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Blood Stem Cell Start-Up Launches, Earns $48.5M Funding

David Scadden

David Scadden (B.D. Colen, Harvard University)

17 November 2016. A new enterprise, spun-off from Harvard University stem cell labs, aims to make stem cell transplants from bone marrow safer and more reliable. The new company, Magenta Therapeutics in Cambridge, Massachusetts, is also raising $48.5 million in its first venture financing round.

Magenta Therapeutics is licensing discoveries from the lab of David Scadden, professor of medicine at Harvard University and Massachusetts General Hospital, affiliated with Harvard. Scadden’s research teams study stem cells in bone marrow that transform into red blood cells, known as hematopoietic stem cells, particularly processes that disrupt development of healthy blood cells leading to leukemia and other blood disorders.

Bone marrow transplants to treat blood-related cancers today are risky procedures, first requiring elimination of the patient’s own stem cells before transplanting stem cells from donors. To take out the patient’s own stem cells often means techniques such as chemotherapy and radiation, which have adverse side effects, including damage to the immune system raising the risk of infections.

In June 2016, Scadden and colleagues reported on an alternative transplant process with engineered antibodies, rather than chemotherapy or radiation, that specifically targets receptors found only on blood-forming stem cells in lab mice induced with sickle-cell anemia. The antibodies succeeded in removing nearly all of the blood-forming stem cells, making it possible to transplant more than 90 percent of a donor’s stem cells, and correcting the sickle-cell anemia. The process also spared bone marrow and subsequent white blood cells from damage that maintained immune systems in the test mice.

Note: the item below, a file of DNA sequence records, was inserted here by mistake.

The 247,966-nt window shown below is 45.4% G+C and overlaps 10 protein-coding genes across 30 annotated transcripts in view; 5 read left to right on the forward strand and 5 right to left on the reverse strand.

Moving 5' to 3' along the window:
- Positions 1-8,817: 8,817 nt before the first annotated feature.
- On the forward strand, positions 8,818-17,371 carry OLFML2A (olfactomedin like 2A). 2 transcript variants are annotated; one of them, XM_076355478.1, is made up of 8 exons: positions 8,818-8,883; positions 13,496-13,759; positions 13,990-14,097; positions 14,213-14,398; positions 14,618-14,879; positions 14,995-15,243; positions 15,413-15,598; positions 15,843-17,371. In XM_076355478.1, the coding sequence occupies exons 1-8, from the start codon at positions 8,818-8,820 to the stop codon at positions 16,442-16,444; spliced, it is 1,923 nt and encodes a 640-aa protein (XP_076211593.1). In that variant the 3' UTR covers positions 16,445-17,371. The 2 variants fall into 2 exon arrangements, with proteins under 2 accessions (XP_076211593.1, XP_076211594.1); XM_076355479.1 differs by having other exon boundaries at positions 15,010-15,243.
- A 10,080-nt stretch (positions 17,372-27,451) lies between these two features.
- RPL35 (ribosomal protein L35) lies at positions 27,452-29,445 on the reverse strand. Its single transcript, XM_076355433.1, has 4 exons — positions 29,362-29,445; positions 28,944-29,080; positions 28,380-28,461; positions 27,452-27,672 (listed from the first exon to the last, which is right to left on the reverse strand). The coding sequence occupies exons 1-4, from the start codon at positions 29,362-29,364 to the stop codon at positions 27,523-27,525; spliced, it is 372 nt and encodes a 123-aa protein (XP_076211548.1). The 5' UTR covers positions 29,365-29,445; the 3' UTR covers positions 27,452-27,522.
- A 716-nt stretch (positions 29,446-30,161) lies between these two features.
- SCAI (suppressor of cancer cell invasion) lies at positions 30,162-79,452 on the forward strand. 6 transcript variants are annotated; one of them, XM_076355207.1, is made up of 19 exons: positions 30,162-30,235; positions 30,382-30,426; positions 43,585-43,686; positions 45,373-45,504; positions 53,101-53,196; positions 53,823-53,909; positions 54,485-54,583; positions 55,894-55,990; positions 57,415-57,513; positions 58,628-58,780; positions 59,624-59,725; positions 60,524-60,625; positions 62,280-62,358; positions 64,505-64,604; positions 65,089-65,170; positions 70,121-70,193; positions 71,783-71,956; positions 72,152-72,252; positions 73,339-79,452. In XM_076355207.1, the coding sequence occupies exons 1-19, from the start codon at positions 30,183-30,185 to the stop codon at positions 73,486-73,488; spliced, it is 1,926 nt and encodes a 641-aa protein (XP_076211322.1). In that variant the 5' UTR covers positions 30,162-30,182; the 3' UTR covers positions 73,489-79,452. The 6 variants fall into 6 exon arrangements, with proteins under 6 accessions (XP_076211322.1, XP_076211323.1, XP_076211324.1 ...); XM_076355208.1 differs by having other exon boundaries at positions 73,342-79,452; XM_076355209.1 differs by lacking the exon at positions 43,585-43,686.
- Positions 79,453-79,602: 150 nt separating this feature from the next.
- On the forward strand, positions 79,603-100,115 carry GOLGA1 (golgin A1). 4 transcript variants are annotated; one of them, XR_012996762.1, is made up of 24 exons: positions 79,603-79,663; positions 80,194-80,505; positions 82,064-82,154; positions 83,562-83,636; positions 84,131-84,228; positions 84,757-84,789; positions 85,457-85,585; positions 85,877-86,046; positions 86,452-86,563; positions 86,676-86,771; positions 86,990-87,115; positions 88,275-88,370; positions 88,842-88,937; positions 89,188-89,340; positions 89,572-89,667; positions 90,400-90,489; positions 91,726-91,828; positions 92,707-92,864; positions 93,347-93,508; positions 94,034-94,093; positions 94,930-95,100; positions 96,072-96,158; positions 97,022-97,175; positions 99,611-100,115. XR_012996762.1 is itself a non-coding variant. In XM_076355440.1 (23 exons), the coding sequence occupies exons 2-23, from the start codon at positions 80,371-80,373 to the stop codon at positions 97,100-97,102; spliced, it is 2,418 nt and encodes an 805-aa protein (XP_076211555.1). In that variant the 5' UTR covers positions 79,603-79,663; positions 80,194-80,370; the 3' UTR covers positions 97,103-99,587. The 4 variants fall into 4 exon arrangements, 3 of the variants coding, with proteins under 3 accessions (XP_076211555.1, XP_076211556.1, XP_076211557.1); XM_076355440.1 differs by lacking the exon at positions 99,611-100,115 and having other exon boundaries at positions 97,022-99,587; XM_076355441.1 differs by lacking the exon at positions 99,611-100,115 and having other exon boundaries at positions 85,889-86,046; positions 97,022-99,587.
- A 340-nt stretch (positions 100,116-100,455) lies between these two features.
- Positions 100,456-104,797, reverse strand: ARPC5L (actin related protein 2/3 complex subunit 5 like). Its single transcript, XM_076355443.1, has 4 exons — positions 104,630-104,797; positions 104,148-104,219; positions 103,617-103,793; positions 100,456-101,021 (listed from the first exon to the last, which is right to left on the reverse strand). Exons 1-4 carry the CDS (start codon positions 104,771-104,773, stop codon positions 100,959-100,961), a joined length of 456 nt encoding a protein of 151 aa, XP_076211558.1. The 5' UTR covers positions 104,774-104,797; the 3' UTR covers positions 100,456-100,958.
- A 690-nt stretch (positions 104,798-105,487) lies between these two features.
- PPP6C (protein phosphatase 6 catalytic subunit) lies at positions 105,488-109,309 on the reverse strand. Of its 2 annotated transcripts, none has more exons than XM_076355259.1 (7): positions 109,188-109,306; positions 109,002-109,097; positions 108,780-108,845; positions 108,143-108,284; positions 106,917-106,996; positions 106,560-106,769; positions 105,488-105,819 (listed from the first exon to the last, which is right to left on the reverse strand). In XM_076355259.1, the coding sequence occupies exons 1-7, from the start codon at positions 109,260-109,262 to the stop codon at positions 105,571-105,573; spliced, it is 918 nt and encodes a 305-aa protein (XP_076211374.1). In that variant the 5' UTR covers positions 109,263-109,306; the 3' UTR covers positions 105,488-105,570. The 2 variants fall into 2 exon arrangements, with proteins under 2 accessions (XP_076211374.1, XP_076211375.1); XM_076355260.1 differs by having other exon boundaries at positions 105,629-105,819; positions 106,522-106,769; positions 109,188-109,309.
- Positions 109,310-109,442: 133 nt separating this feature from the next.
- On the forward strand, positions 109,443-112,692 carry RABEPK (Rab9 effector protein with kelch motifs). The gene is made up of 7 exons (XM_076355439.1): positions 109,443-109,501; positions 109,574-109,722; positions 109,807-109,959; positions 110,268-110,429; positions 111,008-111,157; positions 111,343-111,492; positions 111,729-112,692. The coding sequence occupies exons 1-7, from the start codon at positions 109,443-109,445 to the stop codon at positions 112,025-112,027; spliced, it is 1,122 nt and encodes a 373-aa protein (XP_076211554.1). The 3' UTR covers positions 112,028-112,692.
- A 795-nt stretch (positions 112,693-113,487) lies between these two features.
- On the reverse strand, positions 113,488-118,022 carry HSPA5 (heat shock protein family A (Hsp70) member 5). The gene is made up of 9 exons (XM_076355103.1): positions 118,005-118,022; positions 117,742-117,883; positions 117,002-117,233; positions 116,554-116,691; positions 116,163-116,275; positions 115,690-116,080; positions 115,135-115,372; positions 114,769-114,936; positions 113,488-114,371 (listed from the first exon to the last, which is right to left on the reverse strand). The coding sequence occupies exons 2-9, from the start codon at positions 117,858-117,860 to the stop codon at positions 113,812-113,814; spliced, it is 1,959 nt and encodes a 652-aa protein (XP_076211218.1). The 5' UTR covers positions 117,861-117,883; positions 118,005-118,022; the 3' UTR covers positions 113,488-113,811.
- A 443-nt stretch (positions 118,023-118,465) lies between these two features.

Magenta Therapeutics is developing new techniques based on Scadden’s research to make bone marrow transplants safer for patients. The company plans to adapt the antibody-based process, but also employ faster and more efficient stem cell harvesting techniques from donors with growth factor proteins, and more productive stem cell culturing methods in the lab, to produce the quantity of cells needed for transplant. Scadden chairs the company’s scientific advisory committee.

Magenta incubated for the past year with life science investment companies Third Rock Ventures and Atlas Venture, that led the company’s first funding round providing $48.5 million. Jason Gardner, co-founder and CEO of Magenta, says in a company statement the technology can be applied to a variety of blood and immune-system disorders, including early stage cancers and autoimmune diseases, such as multiple sclerosis and scleroderma.

“There has been terrific innovation in stem cell science recently, and it is time to bring this forward to patients,” Gardner adds. “Our ultimate goal is to reboot the blood and immune systems safely to make a significant impact on the overall quality of life for a much broader group of patients that can benefit from transplant.”

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